Legal way to shorten a barrel?

Discussion in 'NFA/Class 3 & FFL Discussion' started by donthav1, Oct 27, 2013.

  1. donthav1

    donthav1 Active Member

    I have a Volunteer Commando Mk. 45 (tommy gun copy) with a 16.5" barrel. There is a bulge about 2" from the end of the barrel. A couple questions, if the barrel was cut off at the bulge & the front sight/compensator was attached at the end of the barrel, the overall barrel length would still be 16 inches, if welded in place would that be legal or would it still have to be registered as an SBR?

    Second question, should I just say f*ck it & shoot it as it is with the slight bulge near the muzzle? I've looked online & can't find a replacement barrel for this thing so these are basically my only 2 options
  2. SSGN_Doc

    SSGN_Doc Well-Known Member

    Having a muzzle device permanently attached that brings the overall barrel length to 16" or greater is legal. Welding is considered permanently attached. You may also have to look at the overall length of the rifle as well.

  3. DrumJunkie

    DrumJunkie New Member

    This is good advice...

    Though I think I would not want to trust a bulging barrel to not have some weakness elsewhere in the pipe.
  4. Sniper03

    Sniper03 Supporting Member Supporter

    Just a couple of comments. If you do have it cut down have it done my a gunsmith not Jack the Hack! :D Be sure the person knows what they are doing! The term is the compensator or flash hider should be pinned and *brazed onto the barrel which if the total length of the barrel and the comp or Flash Hider = 16 inches as Doc mentioned in fact it is perfectly legal. Junkie is right you should always use caution when a barrel is damaged. However in this situation although common sense should be used, I do not think that will be an issue in your case. The reason is the 45 ACP Chamber Pressure normally runs around 19,000 PSI with the max at 21,000 PSI compared to the centerfire rifle 5.56 NATO rounds that the normal range of chamber pressure is around 56,000+ PSI. Which expands the concerns for possible issues.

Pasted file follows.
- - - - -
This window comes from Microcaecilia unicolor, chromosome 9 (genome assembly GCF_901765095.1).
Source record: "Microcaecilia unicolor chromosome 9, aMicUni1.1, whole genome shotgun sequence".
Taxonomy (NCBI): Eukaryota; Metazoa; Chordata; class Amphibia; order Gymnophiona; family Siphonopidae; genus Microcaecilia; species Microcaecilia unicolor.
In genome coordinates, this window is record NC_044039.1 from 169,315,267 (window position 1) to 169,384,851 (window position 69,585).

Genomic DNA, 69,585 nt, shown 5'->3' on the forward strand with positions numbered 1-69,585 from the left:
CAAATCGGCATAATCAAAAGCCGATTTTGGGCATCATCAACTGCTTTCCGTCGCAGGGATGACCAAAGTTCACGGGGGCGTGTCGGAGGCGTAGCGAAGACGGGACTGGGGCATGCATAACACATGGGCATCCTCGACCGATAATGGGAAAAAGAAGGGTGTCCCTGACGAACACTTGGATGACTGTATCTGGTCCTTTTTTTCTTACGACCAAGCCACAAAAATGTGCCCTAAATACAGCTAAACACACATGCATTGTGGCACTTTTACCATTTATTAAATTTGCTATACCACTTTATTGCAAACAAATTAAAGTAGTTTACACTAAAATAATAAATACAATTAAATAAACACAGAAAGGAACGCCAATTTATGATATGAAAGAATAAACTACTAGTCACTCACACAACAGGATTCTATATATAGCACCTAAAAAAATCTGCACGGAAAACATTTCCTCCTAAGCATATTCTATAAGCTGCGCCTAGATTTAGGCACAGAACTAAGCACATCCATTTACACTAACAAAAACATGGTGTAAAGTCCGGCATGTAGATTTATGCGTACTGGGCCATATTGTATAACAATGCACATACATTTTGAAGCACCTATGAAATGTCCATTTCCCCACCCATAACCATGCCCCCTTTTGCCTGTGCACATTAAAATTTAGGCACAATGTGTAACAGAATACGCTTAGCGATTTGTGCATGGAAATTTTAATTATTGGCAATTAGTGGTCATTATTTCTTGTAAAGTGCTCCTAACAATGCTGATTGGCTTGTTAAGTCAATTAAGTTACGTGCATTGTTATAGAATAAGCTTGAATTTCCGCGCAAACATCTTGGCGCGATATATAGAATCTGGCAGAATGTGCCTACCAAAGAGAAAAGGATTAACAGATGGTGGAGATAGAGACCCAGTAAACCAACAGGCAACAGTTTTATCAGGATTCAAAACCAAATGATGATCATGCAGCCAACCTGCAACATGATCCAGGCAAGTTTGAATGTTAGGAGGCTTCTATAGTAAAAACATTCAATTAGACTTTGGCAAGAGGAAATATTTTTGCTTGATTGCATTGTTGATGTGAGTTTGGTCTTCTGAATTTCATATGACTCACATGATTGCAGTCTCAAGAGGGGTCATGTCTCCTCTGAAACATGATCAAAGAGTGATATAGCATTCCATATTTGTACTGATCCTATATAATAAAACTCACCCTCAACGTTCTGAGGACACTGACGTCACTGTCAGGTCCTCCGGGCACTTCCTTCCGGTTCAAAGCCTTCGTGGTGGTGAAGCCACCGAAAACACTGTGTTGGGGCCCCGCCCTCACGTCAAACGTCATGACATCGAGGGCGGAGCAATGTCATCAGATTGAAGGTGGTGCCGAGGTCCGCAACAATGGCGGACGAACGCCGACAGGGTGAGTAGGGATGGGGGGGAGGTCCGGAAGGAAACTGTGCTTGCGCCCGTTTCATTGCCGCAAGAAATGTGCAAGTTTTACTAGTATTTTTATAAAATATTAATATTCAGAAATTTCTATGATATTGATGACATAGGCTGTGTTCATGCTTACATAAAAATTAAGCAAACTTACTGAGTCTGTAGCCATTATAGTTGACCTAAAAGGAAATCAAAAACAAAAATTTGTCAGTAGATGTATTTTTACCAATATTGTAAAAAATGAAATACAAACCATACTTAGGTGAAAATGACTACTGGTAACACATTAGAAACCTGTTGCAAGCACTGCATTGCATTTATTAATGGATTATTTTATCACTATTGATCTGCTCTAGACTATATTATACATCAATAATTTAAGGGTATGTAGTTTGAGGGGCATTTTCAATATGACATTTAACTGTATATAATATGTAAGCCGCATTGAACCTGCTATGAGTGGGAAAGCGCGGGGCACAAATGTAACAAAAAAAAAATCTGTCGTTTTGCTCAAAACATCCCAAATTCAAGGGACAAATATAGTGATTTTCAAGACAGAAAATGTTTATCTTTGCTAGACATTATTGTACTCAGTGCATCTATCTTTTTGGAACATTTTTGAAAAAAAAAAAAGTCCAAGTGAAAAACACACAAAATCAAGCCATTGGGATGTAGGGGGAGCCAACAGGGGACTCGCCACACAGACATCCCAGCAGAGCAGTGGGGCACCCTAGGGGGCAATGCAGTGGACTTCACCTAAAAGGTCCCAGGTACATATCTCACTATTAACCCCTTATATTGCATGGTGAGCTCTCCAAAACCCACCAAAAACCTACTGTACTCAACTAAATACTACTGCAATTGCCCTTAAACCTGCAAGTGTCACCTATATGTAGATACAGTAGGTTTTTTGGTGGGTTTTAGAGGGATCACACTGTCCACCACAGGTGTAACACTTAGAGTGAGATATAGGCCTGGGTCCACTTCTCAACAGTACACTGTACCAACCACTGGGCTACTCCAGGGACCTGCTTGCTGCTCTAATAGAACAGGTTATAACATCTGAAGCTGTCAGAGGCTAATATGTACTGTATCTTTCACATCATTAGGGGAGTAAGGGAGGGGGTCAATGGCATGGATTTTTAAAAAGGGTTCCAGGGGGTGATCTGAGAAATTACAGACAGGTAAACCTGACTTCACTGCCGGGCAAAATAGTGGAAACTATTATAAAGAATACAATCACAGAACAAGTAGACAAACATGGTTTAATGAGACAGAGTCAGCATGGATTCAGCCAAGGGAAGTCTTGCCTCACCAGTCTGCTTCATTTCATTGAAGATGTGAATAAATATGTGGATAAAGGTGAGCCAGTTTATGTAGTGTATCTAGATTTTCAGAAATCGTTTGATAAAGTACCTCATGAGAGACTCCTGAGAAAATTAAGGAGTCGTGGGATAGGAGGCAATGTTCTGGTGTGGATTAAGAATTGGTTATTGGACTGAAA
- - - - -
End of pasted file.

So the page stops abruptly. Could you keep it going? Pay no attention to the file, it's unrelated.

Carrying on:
Just for information what caused the bulged barrel? Reload with primer only or short charge? Other barrel obstruction other than a bullet? High preassure load?

  5. donthav1

    donthav1 Active Member

    not sure when or how it happened. I noticed it while cleaning after a range session. I always check my guns to make sure the barrel is clear before I load them at the range. I don't reload 45 ACP so I only shoot commercial 230 grain ammo through it, either Winchester white box or Remington depending on price & availability. I don't remember any misfires or what seemed like low or high power shots.

    When I noticed it, it had been after a range session that I put a full 100 round box through it, it could've happened on the first shot, last, or anywhere in between. Regardless it still shot very accurate every time. :confused:
  6. Mercator

    Mercator Active Member

    That is a word of wisdom.

    I would deal with the manufacturer first. This is a potential liability for them. If they are still in business, and care to be, talk to them and send it back. This is an extraordinary flaw for any firearm, given that you have only shot factory.
  7. Steel_Talon

    Steel_Talon New Member

    I'm of the thought to just replace the barrel if possible...

    However if cutting etc is the only way...IMO, since ATF's tape measure may not be as accurate as mine, I'd be at legal length plus 1/2 inch....
  8. DeltaF

    DeltaF New Member

    Barrel length is determined with a dowel rod pushed down the barrel to the rear of the chamber. Pretty simple stuff. Not a bad idea in today's crazy anti-gun climate to go a fraction longer if possible though.
  9. BillDeShivs

    BillDeShivs Member

    The guns haven't been made since the 1970s.
    If the gun shoots accurately, just leave it alone. The barrel isn't weakened-at least not to the point you would ever notice it.
    If you braze the compensator on, there is no need to pin it.
  10. HotGuns

    HotGuns Member

    Brazing can be problematic if you've never done it.
    The best way is to blind pin and weld a longer flash suppressor on it.

    This does two things. When you pin it, it is secure. You just weld over the top of the pin so that it cant be taken out.

    You don't have near the heat affecting the heat treat of the barrel and brazing gets hot enough to do that. Most barrels are 4140 or 4140 Heat treated steel. The brazing process or even welding it to the barrel goes way over the 500 or so degrees that causes it to anneal.

    Most of the AR's and AK's are done in this manner.
  11. donthav1

    donthav1 Active Member

    thanks to all for the input. I may shoot it as is for now & figure out what i'm gonna do with it (shorten it, sell it, say f*ck it & leave it alone) later on down the road.
  12. Rick1967

    Rick1967 Well-Known Member

    Were you rapid firing? That is scary. I am wondering if you had a squib and shot it out. If it was only 2 inches from the muzzle it would be possible. You are probably very lucky that this didn't turn out much worse.
  13. nchunt101

    nchunt101 New Member

    Get a new barrel. Cheaper in the long run and you stay out of trouble and have a correct gun.